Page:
A few years ago, I reviewed the PhET website, which, even at the time, had a dizzying array of interactive science simulations. Put together by the University of Colorado in Boulder, Colorado, the site has been my go-to place for science simulations for what seems like a decade. They started with Physics simulations, but they’ve added simulations for plenty of other sciences, and later added math. They continue to add more as they are developed, and now have (if I’ve counted correctly) 134 different simulations, encompassing Physics, Biology, Chemistry, Earth Science, and Math, at all different grade levels.
The amazing folks at PhET are working hard to get these simulations into the hands of as many kids as possible through their new app (called, unsurprisingly, PhET Simulations). It only costs 99¢, and the money they receive all goes back into making more and more simulations available in the app. Converting their sims to HTML5 can be difficult to find funding for, so all proceeds from the app go directly to the conversion effort. It’s self-sustaining.
For these interactive simulations, an app is a nicer interface than the website, since tablets are designed for people to truly interact with them. Plus, having simulations in this format gets them more easily into the hands of children, which is another of PhET’s goals. Since their simulations are aimed at elementary kids all the way up to university level, the more hands these get into, the better.
This iPad app includes some favorite HTML5 PhET simulations from their site. These can be used in the classroom, while you homeschool, at home, at work, and even offline. It includes many of the science and math sims and has some cool features. First of all, new sims are added automatically when they are released. Also, you can play with the simulations anywhere with offline play. No wi-fi needed. You can also mark your favorite sims to create your own “best of” list.
Watch your kids discover the joy of STEM learning by setting them free to explore the simulations. Here are some that might get their eyes to light up:
- Wave on a String
- Plinko Probability
- Balancing Act
- John Travoltage
- Energy Skate Park: Basics
- Balloons and Static Electricity
- Function Builder
- Forces and Motion: Basics
Most of these simulations have a variety of options and settings for playing around with science, where you can change one factor at a time, or all the factors. Do whatever you want. Instructions aren’t included, so discovering how everything works is most of the fun!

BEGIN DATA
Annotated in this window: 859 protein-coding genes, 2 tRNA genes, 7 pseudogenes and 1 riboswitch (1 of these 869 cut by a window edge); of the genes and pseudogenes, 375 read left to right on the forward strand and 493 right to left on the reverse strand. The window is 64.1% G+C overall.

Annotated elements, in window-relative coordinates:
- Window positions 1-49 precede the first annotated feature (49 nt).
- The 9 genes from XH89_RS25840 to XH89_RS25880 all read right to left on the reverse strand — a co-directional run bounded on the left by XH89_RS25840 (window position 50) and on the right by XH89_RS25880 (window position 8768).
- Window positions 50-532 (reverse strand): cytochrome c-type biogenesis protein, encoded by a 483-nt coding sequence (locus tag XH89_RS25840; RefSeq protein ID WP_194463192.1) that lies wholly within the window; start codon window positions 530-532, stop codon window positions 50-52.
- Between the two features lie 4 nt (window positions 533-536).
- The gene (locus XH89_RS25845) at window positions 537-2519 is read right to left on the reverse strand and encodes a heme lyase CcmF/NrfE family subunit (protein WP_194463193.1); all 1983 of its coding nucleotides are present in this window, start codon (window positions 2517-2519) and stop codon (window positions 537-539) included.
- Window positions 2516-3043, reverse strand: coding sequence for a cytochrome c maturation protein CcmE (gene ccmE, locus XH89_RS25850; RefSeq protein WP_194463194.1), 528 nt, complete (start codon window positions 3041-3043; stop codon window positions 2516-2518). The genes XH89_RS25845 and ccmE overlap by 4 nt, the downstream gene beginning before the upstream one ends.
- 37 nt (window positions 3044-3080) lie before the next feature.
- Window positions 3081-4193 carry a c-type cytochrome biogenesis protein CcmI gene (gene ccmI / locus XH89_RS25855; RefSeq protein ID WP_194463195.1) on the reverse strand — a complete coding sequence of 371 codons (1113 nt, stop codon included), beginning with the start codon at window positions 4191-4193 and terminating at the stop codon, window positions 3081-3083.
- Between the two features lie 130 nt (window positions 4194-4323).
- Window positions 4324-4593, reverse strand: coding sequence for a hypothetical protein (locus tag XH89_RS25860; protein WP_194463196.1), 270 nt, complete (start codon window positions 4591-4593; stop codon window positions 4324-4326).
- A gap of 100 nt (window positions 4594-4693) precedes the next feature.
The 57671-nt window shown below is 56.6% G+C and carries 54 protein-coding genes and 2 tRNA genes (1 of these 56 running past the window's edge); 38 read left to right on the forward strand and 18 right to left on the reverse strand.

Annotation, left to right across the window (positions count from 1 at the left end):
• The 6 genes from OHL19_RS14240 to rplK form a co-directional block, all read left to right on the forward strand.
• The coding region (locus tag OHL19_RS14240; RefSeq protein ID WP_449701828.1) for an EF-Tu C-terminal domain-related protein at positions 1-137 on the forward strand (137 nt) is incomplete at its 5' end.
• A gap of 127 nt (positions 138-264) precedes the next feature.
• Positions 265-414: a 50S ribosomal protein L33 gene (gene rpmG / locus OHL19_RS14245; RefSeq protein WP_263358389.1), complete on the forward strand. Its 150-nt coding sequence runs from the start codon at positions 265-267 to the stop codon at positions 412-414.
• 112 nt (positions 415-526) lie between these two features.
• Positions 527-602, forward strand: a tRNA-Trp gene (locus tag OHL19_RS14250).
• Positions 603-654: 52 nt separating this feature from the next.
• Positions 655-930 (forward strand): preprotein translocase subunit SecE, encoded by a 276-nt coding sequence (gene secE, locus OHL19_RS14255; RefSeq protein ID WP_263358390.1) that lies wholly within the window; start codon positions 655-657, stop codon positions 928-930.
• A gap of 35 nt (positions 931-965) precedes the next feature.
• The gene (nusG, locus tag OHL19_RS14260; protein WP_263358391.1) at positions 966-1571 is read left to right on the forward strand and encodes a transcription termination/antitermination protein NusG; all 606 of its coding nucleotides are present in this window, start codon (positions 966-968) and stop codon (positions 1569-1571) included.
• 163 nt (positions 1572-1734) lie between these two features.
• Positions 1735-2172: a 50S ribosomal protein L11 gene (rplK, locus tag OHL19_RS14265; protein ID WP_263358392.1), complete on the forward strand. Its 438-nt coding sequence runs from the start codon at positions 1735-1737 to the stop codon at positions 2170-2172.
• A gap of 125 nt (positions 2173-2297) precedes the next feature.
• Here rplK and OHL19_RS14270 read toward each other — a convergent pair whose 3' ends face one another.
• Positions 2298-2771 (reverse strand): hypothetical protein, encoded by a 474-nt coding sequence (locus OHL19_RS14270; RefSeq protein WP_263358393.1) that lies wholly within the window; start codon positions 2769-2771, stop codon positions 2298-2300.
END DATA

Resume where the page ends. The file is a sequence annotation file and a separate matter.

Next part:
Kids are already having so much fun with this app that there is even a Twitter hashtag to collect photos of the kids playing with it. Now that so many of the simulations are in a portable format in the iPad app, they are getting in more and more kids’ hands. Some schools have entire class sets of iPads, making it easy to make this app available.
At the time of this writing, the app has 14 simulations designated for elementary school kids, 30 for middle school, 37 for high school, and 32 for university (there is considerable overlap among the grade levels, however). You can look at simulations by subject or grade level, see the simulations you’ve marked as your favorites, or search by keyword. Tap the “i” next to each simulation to see a brief description, which topics it covers, or tap on the heart to put it in your favorites list. The Settings option allows you to reset your favorites, update simulations, or toggle the ability to store all simulations offline.
Getting the PhET Simulations app is a no brainer. It’s fun for kids, informative for students, and a blast from the past for adults. The simulations will continue to always be free on the web, but the added benefit of portability and offline play make this iPad app an important piece of the STEM learning puzzle.
Note: The app doesn’t include the website’s Java or Flash simulations, so for those, the website is always available (and it’s free!).
The University of Colorado has several other apps as well, mostly covering astronomy topics, such as Planet Designer; Enceladus, I Barely Knew You; and Science at 100,000 Feet. All of these apps are free. Check them out!
Note: I received a redeem code for this app for review purposes.